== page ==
Let's briefly delve into a specific example to make these concepts more tangible. Programmers know that not all file types are created equal when it comes to the ease of adding or removing lines. In web apps, one of the most basic manifestations of this idea is CSS files. A single line of CSS (or its close cousin, SCSS) can typically be written in 30-50% as much time as a line of Ruby, PHP, Java, or Python. Failure to account for this intrinsic property of the CSS file type leads to front-end developers (who spend the most time in such files) being heralded as the most productive developers at the company. To be clear, sometimes they might be the most productive -- but the fact that they tend to add, update, and remove more lines of code than anyone else isn't itself sufficient proof of their dominance.
In the interests of furnishing smart defaults, we automatically reduce the file type multiplier for files like CSS that have short lines and high redundancy. But we also provide a settings page that facilitates more granular control -- along with a preview of how a potential change would affect the credit given to a sample set of your committers:
This real-time preview gives engineering managers the opportunity to consider whether a proposed multiplier change brings Line Impact into better alignment with their own intuitions. File type multipliers are one of many ways we allow Line Impact to be calibrated to your tastes -- here are a few others.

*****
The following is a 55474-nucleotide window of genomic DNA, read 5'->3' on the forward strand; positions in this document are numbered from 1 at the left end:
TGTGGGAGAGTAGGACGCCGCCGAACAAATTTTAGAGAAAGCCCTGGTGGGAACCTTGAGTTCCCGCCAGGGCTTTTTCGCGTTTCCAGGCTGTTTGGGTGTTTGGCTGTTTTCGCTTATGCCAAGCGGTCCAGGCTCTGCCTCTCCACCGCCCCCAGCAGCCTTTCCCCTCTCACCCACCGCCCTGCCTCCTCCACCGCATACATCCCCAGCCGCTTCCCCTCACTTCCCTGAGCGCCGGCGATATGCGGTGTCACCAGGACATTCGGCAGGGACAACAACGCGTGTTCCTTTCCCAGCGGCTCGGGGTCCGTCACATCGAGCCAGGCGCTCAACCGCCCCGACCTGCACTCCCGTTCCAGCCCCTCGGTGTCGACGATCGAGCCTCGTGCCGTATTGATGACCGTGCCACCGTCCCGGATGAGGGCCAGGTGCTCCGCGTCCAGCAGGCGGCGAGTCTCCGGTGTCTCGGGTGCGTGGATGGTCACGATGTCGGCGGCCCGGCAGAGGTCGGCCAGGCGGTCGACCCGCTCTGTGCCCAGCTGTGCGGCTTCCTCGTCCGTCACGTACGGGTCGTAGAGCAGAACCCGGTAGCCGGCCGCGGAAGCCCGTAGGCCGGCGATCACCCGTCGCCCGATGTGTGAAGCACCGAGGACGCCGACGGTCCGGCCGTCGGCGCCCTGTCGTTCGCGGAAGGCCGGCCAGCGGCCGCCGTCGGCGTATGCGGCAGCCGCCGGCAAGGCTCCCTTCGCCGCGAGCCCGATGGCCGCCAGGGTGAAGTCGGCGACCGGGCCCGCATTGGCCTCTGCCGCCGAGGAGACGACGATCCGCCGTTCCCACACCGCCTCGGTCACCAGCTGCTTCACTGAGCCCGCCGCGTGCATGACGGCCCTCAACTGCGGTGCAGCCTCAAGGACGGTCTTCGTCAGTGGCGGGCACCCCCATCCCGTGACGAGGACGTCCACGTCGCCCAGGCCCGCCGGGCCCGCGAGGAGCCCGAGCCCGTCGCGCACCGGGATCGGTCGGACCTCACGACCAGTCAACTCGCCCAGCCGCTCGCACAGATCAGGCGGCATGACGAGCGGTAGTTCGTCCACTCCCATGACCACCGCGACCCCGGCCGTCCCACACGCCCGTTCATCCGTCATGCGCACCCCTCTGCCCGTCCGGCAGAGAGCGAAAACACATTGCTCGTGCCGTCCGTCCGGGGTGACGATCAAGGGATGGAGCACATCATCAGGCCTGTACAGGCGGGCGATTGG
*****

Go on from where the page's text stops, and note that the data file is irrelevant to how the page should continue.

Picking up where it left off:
When reliability is paramount, get empirical
At this point, I should probably re-emphasize that you don't need to spend hours combing over custom settings to start gaining insights from Static Object's code processing. We've gone to great lengths to infer the best default settings for your repo based on our past experience processing similar code. Compared to relying on the classic developer evaluation techniques like "manager intuition," you can get a long way toward discovering new truths about your team's output without tweaking a single setting.
When you're ready to start making serious business decisions based on your quantified code stats, you can do it with confidence by empirically calibrating Line Impact. If you're a CTO, VP of Engineering, or manager with experience writing code, you're ideally equipped to match Line Impact to your own judgement. Better still, if you're at a large company with multiple tech managers spread throughout the enterprise, each manager can individually tune their team's Line Impact calculation to their tastes (we allow per-repo and per-organization configuration that supersede company-wide settings). After you've fine-tuned Line Impact to align with your vision, from that point forward, you no longer need to sink your own time into reading code to manually assess who's stuck, or which meetings/policies are sapping your team's productivity.
If you're a non-technical manager, our technical support team can still help you work out how to craft the best possible configuration to rely upon for your business-critical decisions. Get in touch via our demo page, or just seize the day and start a free trial when you're ready to move beyond guessing at who your top performers are.